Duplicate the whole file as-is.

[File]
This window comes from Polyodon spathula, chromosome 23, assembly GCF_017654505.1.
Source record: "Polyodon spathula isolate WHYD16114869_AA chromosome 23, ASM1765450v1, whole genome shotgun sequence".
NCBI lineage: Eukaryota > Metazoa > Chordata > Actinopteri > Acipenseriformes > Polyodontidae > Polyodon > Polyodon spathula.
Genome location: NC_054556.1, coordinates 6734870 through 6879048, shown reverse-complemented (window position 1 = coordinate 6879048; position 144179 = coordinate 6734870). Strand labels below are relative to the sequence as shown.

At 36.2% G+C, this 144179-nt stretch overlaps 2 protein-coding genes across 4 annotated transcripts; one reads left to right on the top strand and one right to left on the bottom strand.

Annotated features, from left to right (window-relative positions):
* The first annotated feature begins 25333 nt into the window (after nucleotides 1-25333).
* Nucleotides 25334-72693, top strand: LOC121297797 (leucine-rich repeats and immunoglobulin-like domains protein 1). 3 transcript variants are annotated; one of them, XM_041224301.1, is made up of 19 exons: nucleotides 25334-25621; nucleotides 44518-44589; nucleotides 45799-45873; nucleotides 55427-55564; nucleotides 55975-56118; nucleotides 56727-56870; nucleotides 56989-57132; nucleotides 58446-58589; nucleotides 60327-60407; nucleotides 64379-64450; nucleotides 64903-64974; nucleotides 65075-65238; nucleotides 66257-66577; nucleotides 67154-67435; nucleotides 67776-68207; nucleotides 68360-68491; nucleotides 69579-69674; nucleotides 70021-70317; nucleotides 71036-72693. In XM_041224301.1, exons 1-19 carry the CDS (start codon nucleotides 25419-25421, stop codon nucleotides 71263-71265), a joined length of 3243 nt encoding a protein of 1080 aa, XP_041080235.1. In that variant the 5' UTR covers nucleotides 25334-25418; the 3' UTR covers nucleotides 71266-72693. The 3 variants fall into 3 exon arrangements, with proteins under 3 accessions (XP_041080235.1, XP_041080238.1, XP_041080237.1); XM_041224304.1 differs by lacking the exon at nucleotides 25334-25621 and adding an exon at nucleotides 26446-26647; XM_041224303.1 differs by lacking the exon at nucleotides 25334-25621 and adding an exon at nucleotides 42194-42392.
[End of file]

This window comes from Polyodon spathula, chromosome 23, assembly GCF_017654505.1.
Source record: "Polyodon spathula isolate WHYD16114869_AA chromosome 23, ASM1765450v1, whole genome shotgun sequence".
NCBI lineage: Eukaryota > Metazoa > Chordata > Actinopteri > Acipenseriformes > Polyodontidae > Polyodon > Polyodon spathula.
Genome location: NC_054556.1, coordinates 6734870 through 6879048, shown reverse-complemented (window position 1 = coordinate 6879048; position 144179 = coordinate 6734870). Strand labels below are relative to the sequence as shown.

At 36.2% G+C, this 144179-nt stretch overlaps 2 protein-coding genes across 4 annotated transcripts; one reads left to right on the top strand and one right to left on the bottom strand.

Annotated features, from left to right (window-relative positions):
* The first annotated feature begins 25333 nt into the window (after nucleotides 1-25333).
* Nucleotides 25334-72693, top strand: LOC121297797 (leucine-rich repeats and immunoglobulin-like domains protein 1). 3 transcript variants are annotated; one of them, XM_041224301.1, is made up of 19 exons: nucleotides 25334-25621; nucleotides 44518-44589; nucleotides 45799-45873; nucleotides 55427-55564; nucleotides 55975-56118; nucleotides 56727-56870; nucleotides 56989-57132; nucleotides 58446-58589; nucleotides 60327-60407; nucleotides 64379-64450; nucleotides 64903-64974; nucleotides 65075-65238; nucleotides 66257-66577; nucleotides 67154-67435; nucleotides 67776-68207; nucleotides 68360-68491; nucleotides 69579-69674; nucleotides 70021-70317; nucleotides 71036-72693. In XM_041224301.1, exons 1-19 carry the CDS (start codon nucleotides 25419-25421, stop codon nucleotides 71263-71265), a joined length of 3243 nt encoding a protein of 1080 aa, XP_041080235.1. In that variant the 5' UTR covers nucleotides 25334-25418; the 3' UTR covers nucleotides 71266-72693. The 3 variants fall into 3 exon arrangements, with proteins under 3 accessions (XP_041080235.1, XP_041080238.1, XP_041080237.1); XM_041224304.1 differs by lacking the exon at nucleotides 25334-25621 and adding an exon at nucleotides 26446-26647; XM_041224303.1 differs by lacking the exon at nucleotides 25334-25621 and adding an exon at nucleotides 42194-42392.